New wrestling coach Scot Davis wants to infuse his less-heralded team with Eden Prairie’s title culture.
The sound of bodies slamming the mat and the roar of wrestling fans cheering last-second takedowns aren’t inherently associated with Eden Prairie athletics.
Eagles coach Scot Davis plans to change that.
As the nation’s winningest high school wrestling coach, Davis has returned to Minnesota in hopes to build a program that has arguably the most raw resources at its disposal: numbers, facilities and a growing championship culture in the halls.
“Here, there’s so many good sports, and wrestling’s not the sport. Changing that is something that’s going to take time; it doesn’t just happen in a year or two,” Davis said.
Davis has the pedigree to build a program. He won more than 1,000 dual meets in a career spanning 35 years and five high schools. Most of those victories, along with two state championships, came during a 25-year run at Owatonna.
He retired after the 2010-2011 season amid allegations that he tried to recruit a wrestler from California. The matter resulted in him getting suspended from coaching, including a year-long ban in Minnesota. He spent that year as the wrestling coach at a high school in Kalispell, Mont.
Now at Eden Prairie, Davis’ challenge is building up wrestling and getting more wrestlers, which brings more talent, victories and enthusiasm. Davis wants to create a prideful wrestling culture, focused on self-improvement and dedication. Then, the championships and accolades will come.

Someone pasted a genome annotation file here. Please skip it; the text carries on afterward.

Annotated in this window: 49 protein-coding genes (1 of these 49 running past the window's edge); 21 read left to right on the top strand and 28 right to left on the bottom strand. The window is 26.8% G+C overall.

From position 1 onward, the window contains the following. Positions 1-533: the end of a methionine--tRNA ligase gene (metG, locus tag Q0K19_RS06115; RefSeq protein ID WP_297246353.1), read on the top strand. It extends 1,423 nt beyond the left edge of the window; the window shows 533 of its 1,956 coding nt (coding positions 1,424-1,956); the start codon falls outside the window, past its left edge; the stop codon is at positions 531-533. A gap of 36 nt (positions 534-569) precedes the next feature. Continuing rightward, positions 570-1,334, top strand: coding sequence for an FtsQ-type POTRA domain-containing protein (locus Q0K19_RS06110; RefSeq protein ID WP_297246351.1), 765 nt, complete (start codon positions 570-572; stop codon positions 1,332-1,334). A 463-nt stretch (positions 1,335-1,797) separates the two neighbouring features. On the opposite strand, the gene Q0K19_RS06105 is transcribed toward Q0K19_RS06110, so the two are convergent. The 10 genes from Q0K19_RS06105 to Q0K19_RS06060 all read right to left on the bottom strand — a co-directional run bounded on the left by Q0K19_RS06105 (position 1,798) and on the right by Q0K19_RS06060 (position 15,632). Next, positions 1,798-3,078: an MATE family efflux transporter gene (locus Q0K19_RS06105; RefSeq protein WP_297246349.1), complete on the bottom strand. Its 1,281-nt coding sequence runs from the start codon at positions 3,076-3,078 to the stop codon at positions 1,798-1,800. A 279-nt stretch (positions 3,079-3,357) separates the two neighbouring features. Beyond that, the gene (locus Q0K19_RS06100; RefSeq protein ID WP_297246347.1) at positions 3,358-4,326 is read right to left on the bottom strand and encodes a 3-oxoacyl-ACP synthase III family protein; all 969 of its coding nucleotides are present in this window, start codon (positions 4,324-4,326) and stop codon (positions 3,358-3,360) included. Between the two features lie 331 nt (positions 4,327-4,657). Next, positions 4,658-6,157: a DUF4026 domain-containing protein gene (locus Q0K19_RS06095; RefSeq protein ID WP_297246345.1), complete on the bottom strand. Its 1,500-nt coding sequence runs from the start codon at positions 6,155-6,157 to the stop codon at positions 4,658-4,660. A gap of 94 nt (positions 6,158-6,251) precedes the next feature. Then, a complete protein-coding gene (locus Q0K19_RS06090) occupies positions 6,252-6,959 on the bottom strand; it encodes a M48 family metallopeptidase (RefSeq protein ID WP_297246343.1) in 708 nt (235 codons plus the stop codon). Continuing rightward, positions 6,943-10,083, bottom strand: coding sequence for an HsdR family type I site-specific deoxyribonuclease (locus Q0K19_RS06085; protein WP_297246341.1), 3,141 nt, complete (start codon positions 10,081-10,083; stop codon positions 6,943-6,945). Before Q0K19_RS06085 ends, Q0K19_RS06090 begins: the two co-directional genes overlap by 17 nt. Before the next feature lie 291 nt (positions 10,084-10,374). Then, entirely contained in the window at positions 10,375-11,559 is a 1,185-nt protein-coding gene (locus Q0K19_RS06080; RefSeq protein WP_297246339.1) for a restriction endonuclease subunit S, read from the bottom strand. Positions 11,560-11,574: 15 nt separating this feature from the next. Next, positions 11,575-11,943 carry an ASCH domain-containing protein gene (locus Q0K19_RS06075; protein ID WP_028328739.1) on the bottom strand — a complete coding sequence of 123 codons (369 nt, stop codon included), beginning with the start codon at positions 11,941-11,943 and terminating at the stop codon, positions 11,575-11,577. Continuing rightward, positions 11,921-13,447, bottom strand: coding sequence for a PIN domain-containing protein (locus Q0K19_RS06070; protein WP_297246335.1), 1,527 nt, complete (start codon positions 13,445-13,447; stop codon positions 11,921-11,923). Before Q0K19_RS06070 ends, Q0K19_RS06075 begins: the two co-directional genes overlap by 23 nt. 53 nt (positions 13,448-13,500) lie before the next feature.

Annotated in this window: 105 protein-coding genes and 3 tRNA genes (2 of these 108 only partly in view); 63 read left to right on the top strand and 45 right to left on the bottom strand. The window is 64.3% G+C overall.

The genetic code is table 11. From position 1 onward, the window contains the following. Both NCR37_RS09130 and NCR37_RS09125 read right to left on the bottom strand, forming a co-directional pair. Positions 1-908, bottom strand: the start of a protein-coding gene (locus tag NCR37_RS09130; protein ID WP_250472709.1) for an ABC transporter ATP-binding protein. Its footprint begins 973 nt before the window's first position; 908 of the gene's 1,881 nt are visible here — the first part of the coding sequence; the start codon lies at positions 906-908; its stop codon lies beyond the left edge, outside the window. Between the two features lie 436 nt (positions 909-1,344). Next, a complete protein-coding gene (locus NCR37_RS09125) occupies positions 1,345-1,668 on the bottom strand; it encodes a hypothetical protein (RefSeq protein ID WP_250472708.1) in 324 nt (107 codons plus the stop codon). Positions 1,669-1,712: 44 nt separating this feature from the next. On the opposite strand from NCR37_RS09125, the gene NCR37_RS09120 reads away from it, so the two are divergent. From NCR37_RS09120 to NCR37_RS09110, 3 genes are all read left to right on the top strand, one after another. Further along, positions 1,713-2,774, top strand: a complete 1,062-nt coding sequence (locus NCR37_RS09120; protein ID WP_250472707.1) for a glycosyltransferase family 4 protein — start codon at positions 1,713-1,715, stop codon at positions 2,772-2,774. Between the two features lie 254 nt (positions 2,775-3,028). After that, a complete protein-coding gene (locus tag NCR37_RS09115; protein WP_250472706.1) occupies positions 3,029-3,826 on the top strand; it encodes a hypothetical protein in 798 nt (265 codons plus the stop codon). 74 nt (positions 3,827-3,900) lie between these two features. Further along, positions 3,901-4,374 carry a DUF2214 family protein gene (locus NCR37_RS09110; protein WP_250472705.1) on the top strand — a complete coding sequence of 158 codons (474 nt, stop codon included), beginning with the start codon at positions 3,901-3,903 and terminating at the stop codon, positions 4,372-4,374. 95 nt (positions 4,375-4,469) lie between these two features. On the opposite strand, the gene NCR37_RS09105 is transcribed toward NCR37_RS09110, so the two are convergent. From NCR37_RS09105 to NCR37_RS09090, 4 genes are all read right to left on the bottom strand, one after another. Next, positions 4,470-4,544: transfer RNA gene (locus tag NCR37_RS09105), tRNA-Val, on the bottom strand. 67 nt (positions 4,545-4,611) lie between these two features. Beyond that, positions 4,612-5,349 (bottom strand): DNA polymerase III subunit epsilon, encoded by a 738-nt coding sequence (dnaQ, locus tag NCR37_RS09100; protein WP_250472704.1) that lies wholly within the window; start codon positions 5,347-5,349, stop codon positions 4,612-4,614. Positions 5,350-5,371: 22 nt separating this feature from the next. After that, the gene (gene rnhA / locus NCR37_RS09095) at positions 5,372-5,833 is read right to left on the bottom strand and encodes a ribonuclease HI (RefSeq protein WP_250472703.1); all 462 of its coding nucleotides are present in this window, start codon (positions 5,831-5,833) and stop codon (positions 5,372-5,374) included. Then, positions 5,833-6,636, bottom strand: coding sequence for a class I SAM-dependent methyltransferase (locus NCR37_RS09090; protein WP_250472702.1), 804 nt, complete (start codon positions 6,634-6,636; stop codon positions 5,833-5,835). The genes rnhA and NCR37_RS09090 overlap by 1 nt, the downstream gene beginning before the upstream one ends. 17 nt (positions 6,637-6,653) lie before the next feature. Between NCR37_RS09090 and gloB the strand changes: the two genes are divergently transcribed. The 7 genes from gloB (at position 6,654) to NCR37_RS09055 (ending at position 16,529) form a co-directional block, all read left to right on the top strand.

“You earn everything you achieve in the sport of wrestling,” he said. “There’s no money, it’s just self-satisfaction and what you achieve with work ethic. It’s about shaping lives and building kids and helping them become better at what they do.”
Athletic director and football coach Mike Grant has helped recruit students from the halls to join the wrestling team. He also gave Davis the chance to pitch his sport at each level of Eden Prairie’s football program.
Davis has spread his wrestling philosophy to younger levels while reinvigorating the middle school program. He believes success thrives from having a K-12 system. He also wants to tap into the championship mentality that permeates the school.
“Our guys have to realize what all it takes to be a championship caliber program. It takes more work than just wrestling during the season if they really want to be good,” Davis said.
Senior Nate Becker, who wrestles at 170 pounds, has done the work needed to win titles. He just finished his final year as a defensive end on the undefeated Class 6A championship football team.
“It’s not so much that the guys here don’t have that championship desire and don’t want to go for it,’’ Becker said. “We just don’t have the experiences as a team to be at that level.”
Davis hopes 138-pounder Ben Brancale will help jump-start the program from within. A state qualifier last year, the junior hopes to make a deep run for a state title.
“It’s most important to lead by example. I try to do everything the best that I can, making the right choices on and off the mat,” Brancale said.
Davis already sees the program rising to the competition of a tough section. The Eagles have a 9-5 record, highlighted by dual victories over Wayzata and Minnetonka. The coach hopes the intensity continues to grow.
“I saw one of coach Grant’s quotes and it said, ‘If your don’t win a state title at Eden Prairie, you’re nothing special.’ I like that quote because it really is a statement for this school,” Davis said. “I want our wrestling program to think like that. If you don’t dream big first, you’re never going to get there.”
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|Long Beach St||49||FINAL|
|Utah Valley U||63||FINAL|
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